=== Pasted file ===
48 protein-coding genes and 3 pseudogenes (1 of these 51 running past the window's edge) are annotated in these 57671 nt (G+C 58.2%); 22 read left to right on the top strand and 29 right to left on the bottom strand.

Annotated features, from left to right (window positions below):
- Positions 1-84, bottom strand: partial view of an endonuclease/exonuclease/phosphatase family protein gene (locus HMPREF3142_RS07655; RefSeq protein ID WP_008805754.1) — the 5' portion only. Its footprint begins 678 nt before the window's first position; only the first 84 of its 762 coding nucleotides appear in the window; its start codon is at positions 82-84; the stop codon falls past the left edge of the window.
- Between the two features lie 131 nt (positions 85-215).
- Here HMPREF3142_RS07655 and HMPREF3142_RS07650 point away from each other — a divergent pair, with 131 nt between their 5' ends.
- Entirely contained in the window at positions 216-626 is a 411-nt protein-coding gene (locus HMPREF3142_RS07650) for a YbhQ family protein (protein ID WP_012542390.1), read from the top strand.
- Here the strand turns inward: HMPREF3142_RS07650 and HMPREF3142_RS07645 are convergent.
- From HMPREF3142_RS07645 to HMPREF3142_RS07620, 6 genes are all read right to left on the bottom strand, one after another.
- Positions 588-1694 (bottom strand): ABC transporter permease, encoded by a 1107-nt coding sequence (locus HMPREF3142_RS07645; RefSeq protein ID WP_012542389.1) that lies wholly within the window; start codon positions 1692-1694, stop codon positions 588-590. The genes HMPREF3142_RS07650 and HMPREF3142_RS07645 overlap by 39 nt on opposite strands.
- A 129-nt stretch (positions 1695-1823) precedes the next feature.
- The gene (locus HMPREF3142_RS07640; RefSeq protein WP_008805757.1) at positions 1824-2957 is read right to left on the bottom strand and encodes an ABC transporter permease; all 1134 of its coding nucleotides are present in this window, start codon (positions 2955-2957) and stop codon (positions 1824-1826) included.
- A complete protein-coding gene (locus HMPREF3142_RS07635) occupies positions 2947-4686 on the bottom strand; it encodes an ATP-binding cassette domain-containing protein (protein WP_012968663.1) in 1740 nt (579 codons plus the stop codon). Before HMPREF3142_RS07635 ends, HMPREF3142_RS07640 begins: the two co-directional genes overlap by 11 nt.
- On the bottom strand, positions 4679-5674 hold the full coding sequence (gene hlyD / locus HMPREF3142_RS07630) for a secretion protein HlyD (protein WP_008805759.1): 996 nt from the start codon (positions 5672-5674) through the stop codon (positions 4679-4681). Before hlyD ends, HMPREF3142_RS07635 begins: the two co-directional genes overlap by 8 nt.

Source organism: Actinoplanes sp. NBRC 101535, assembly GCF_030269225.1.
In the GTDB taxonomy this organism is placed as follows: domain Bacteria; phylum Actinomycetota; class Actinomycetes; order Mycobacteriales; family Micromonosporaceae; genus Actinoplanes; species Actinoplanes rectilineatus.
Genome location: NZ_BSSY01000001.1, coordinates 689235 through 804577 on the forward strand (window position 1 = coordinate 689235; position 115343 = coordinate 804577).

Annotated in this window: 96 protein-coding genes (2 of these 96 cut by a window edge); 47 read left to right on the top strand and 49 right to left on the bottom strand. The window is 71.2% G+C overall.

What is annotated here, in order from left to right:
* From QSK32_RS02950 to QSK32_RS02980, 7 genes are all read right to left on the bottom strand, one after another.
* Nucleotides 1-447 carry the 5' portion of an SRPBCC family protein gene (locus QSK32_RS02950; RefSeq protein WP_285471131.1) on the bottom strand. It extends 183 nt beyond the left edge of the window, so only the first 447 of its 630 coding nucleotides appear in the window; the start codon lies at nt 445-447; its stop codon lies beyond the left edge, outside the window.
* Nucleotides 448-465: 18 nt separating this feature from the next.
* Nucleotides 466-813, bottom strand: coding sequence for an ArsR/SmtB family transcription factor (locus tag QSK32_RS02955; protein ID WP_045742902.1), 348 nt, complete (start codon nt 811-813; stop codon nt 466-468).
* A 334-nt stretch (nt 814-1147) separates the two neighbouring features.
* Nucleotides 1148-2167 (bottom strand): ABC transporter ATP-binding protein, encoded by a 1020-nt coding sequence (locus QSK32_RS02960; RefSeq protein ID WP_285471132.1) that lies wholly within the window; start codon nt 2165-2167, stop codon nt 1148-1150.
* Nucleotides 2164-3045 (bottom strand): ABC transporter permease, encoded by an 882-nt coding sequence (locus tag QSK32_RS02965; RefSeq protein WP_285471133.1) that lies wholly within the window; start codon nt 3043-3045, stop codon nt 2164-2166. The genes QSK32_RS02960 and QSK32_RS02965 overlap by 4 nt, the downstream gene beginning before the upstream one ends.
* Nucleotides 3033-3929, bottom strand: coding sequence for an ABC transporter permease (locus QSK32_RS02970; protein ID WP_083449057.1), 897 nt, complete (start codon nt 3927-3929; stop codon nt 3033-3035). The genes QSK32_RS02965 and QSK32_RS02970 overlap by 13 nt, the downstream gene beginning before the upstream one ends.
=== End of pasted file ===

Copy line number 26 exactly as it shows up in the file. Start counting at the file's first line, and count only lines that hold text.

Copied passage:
* Nucleotides 3033-3929, bottom strand: coding sequence for an ABC transporter permease (locus QSK32_RS02970; protein ID WP_083449057.1), 897 nt, complete (start codon nt 3927-3929; stop codon nt 3033-3035). The genes QSK32_RS02965 and QSK32_RS02970 overlap by 13 nt, the downstream gene beginning before the upstream one ends.